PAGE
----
Here is a bird to gladden the heart in late winter. Male yellowhammers are now starting to come into their glorious breeding plumage. These males have very yellow breast feathers.
These males illustrate the variation in colouring.
The females and first winter males are much more subtly coloured.
The yellowhammer is Emberiza citrinella, meaning yellow bunting. Thomas Bewick knew it as the yellow bunting - here is his engraving for A History of British Birds (1797).
Bewick wrote of the variability in colour of the yellowhammer:
He also wrote
In his day the yellowhammer was a common bird.
Like so many birds of arable farmland the yellowhammer is now in trouble and is red-listed. It is found in lowland areas of England, eastern Wales, eastern Scotland and eastern Ireland.
But it is in decline across most of its range.
By Jimfbleak - Own work, CC BY-SA 3.0, https://commons.wikimedia.org/w/index.php?curid=32417243
In the 1860s and 1870s yellowhammers were introduced to New Zealand, supposedly to control insects eating crops planted by the settlers. They were carried by ship and almost all survived the journey. They cost 7/6 each (that's seven shillings and sixpence, or 37.5p if you are too young to know). That's about £32 each in today's money! Here is part of the receipt for 130 Yellow Hammers. (They cost £48 15s 0d at the time and £4,160 in today's money so someone was obviously very keen on yellowhammers). The shipment also included partridges, thrushes, blackbirds, goldfinches, redpolls, linnets and starlings.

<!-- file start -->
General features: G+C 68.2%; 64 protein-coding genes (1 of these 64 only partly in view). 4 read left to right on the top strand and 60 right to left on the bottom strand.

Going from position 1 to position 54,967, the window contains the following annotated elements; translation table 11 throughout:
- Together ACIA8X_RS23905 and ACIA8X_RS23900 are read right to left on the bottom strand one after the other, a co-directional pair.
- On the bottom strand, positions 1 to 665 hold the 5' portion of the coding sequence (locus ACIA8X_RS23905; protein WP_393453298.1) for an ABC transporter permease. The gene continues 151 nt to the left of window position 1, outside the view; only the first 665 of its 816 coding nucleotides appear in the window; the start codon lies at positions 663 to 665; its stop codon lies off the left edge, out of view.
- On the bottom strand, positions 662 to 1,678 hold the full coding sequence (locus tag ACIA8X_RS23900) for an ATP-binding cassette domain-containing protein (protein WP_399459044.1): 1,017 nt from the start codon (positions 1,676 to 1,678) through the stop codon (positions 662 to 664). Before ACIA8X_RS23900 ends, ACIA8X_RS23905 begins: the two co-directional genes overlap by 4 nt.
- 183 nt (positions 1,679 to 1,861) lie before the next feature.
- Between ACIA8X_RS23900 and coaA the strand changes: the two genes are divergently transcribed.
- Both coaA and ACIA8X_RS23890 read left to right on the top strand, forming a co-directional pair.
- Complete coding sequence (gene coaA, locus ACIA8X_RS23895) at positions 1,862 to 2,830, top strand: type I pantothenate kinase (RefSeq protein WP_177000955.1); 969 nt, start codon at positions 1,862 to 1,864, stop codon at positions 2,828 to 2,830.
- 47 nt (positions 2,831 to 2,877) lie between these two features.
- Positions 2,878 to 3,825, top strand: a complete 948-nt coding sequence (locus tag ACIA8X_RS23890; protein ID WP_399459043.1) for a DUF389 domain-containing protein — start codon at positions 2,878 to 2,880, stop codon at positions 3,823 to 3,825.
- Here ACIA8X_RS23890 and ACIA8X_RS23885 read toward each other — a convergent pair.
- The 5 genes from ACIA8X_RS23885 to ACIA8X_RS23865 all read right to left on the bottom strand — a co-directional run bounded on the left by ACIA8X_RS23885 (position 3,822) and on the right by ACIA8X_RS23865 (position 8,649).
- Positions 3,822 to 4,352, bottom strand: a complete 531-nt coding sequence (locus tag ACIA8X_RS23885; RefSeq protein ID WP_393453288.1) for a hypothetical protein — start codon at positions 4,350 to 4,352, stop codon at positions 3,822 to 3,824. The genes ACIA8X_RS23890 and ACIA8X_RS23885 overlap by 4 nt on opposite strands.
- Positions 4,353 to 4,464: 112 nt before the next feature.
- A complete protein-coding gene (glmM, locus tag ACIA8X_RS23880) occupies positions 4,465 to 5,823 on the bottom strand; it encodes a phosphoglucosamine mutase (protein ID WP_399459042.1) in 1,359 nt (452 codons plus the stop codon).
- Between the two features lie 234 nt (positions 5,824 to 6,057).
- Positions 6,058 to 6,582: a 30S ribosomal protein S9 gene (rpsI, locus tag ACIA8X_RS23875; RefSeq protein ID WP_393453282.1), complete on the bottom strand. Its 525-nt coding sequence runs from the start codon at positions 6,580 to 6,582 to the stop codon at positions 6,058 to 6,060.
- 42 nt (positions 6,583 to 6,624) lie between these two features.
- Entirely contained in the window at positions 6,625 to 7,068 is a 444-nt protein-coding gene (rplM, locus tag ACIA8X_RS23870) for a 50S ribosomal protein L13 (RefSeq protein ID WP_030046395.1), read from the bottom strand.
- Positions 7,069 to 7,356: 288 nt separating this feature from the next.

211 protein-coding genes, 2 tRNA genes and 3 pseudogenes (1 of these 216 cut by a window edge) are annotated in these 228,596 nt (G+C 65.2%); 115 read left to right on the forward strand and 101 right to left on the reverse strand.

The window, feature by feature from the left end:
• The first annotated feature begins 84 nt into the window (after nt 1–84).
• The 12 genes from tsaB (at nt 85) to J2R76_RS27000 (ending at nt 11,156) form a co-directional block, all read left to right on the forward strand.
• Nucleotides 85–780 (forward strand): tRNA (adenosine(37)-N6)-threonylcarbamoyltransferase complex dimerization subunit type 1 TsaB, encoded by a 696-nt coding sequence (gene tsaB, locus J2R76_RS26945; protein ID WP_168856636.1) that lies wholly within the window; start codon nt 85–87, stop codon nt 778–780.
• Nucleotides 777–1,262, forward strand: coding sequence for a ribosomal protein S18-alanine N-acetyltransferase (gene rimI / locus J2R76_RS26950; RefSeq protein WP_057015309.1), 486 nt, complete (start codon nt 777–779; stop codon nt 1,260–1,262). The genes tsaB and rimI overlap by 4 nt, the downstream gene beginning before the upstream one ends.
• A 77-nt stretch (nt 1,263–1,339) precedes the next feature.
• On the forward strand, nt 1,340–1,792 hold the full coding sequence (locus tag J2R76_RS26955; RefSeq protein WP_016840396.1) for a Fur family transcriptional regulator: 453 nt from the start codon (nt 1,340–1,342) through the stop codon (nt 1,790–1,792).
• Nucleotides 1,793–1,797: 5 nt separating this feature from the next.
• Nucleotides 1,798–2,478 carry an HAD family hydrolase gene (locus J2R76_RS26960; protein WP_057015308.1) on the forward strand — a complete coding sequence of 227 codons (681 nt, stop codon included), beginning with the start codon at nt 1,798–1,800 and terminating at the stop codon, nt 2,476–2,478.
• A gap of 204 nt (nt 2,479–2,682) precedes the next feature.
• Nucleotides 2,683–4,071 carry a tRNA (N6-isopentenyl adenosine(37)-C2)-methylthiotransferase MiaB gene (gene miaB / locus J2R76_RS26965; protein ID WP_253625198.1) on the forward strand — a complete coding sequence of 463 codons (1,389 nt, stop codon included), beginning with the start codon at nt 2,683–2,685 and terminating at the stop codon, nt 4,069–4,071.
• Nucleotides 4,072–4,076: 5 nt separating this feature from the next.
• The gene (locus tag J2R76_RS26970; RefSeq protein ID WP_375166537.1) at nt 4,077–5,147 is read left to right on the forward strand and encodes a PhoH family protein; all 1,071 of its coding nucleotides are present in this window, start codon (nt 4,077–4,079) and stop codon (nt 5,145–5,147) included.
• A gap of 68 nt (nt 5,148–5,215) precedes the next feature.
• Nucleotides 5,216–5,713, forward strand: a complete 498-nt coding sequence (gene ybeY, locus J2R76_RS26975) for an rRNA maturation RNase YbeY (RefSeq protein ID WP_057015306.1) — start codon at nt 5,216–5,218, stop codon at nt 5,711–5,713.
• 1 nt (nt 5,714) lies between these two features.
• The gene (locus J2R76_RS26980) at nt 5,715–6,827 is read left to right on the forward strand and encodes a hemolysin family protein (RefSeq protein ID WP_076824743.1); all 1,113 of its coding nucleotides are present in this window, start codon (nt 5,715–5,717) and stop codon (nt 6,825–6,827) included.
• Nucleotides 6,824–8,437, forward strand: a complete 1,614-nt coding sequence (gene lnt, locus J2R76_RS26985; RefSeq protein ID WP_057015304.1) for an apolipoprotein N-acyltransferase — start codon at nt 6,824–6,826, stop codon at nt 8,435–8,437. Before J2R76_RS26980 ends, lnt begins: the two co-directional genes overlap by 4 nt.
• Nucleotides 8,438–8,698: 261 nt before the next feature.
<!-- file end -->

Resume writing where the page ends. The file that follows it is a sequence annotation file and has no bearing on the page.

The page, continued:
Not surprisingly the yellowhammers preferred to eat the crops and for a while were considered a pest. You can read the story here. Ironically yellowhammers are now faring better in New Zealand than they are in England.
Archibald Thorburn painted a pair of yellowhammers (the female looks a bit glum)
and a reed bunting with a yellowhammer.
Listen to the song of a yellowhammer here. Listen to the BBC Radio 4 Tweet of the Day here.